Being a writer means being on a constant quest to learn more about what it means to tell a good story. The fantasy genre captured my heart long ago, and I’ve constantly been reading as much fantasy as I can get my hands on in the hopes of learning all that I can about what makes a good fantasy novel. However, it is a bit constraining to focus one’s sights solely on the genre of one’s preferences. This year, I want to branch out further, go seeking books I would not otherwise read. I think there’s a lot to learn about fantasy from other genres.
Admittedly, romance is not a genre I go to willingly. I’ve long avoided it, knowing that many romantic subplots in the fantasy genre have detracted rather than added to the overall story, and assuming that a book about just the romance part would be utterly intolerable. I’m walking into this expecting not to enjoy most of these books. But if you walk into something with low expectations, at least you’re more likely to find yourself happily surprised by the end of it.
So, in the next few days, I’ll begin my Romance Reading Challenge. As I did with my Middle Grade Reread Challenge, I’ve picked five books, and I’m going to attempt to read them all in the span of a month. It’s a lot for February, to be fair, but if I’m going to do a romance-themed reading challenge, I can’t not do it in February.
What are the books, you’re wondering? Well, I’m glad you asked.
Eleanor & Park by Rainbow Rowell
I’ve seen Rainbow Rowell’s name floating around on the internet. I think out of the handful of BookTubers I follow, at least two of them have mentioned her. She’s written seven novels, according to her website, and out of those, I’ve heard about Eleanor & Park the most. It’s a young adult romance novel that gives off some John Green vibes, about two teenagers who fall in love for the first time. If nothing else, it should be a relatively quick read.
Garden Spells by Sarah Addison Allen
This may just be me, and it may just be the cover and the fact that it has garden in the title, but I keep looking at this book and thinking of the Burnett novel The Secret Garden. What I am most intrigued by is the little flair of magic that the synopsis promises this book has. Additionally, Garden Spells seems to focus mostly on familial bonds, although it is labeled as a romance and promises it in the synopsis as well. It doesn’t seem like the fantasy plays a big role–which is the whole point here; I’m not looking for another romance-pretending-to-be-fantasy book that the Throne of Glass series ended up being–so just having that familiar dash of magic in this romance novel will be refreshing.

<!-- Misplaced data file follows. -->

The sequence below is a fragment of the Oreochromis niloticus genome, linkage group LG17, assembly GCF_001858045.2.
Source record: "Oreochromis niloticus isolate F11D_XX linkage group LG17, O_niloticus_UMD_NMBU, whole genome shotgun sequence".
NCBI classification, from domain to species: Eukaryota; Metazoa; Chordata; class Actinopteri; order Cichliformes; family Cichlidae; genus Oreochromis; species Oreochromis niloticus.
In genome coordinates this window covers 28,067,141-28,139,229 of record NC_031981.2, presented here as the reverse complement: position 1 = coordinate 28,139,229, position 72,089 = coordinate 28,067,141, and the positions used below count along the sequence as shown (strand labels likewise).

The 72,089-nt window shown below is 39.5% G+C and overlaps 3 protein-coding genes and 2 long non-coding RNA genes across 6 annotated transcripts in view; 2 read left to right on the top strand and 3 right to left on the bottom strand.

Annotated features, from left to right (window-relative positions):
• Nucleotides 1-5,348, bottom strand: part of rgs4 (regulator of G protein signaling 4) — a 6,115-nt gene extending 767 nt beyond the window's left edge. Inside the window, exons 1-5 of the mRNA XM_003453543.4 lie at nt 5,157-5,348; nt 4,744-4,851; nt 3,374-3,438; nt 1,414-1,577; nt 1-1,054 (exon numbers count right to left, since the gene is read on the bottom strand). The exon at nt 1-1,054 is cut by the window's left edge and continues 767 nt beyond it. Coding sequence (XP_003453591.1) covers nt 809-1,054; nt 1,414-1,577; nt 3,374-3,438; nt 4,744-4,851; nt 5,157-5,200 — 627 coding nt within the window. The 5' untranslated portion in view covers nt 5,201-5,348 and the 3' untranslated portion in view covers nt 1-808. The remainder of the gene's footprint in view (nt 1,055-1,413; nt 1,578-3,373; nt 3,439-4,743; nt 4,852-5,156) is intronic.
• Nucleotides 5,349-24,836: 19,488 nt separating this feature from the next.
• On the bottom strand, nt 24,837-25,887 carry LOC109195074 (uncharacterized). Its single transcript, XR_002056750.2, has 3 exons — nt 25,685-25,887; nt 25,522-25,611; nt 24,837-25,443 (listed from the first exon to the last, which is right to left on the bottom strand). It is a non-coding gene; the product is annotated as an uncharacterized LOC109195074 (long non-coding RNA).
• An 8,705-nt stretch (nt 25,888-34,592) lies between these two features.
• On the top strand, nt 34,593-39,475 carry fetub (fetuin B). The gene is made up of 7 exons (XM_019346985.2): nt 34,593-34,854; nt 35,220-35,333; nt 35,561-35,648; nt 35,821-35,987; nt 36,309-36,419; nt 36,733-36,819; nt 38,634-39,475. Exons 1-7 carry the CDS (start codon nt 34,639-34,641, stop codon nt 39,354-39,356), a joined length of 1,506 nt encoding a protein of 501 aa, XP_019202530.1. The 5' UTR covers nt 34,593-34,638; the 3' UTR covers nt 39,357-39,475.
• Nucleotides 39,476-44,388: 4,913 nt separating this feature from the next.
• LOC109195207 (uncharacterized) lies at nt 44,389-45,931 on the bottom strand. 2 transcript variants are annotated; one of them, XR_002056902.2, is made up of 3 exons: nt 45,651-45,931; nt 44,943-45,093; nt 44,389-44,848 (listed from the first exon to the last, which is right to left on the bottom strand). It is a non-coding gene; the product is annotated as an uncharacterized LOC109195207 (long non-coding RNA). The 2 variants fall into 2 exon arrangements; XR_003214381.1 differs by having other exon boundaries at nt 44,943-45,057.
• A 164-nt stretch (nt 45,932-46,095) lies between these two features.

Pride and Prejudice by Jane Austen
You can’t have a romance reading challenge without having a classic like Austen’s on it. Had I realized how big the book was, I might’ve chosen another of Jane Austen’s works, but alas. I’m in a bit of a conundrum with this book; half of my brain is telling me I’ve read this before for school, the other half is insisting that I have not. I’m chalking this up to Pride & Prejudice being a classic, and therefore the subject of countless retellings, but I guess I won’t know until I actually start reading. Even if I have, it’s been a while, and I remember nothing about it. This should be fun.
If on a Winter’s Night a Traveler by Italo Calvino
I’m actually really excited to read this one. It’s told in a nontraditional format, making me think of Cloud Atlas, with a whole bunch of different parts and two readers chasing down broken bits of this story and then subsequently falling in love with each other. I really have no idea what I’m walking into with this one, but it’s always interesting to see the different ways a story can unfold. It looks quaint, and I’m thrilled.
The Wrath & the Dawn by Renée Ahdieh
One last thick-ish book for the list, and it’s only fitting that this should be marketed as a fantasy novel. Another young adult novel, this is about a girl who volunteers to marry a monstrous Caliph and find a way to end his reign of terror, but instead finds herself falling in love with him. Normally these hate-to-love relationships make me roll my eyes, but I get the feeling that there is more to both of these characters than meets the eye. With luck, Ahdieh won’t let me down and we’ll end this romance reading challenge with a bang.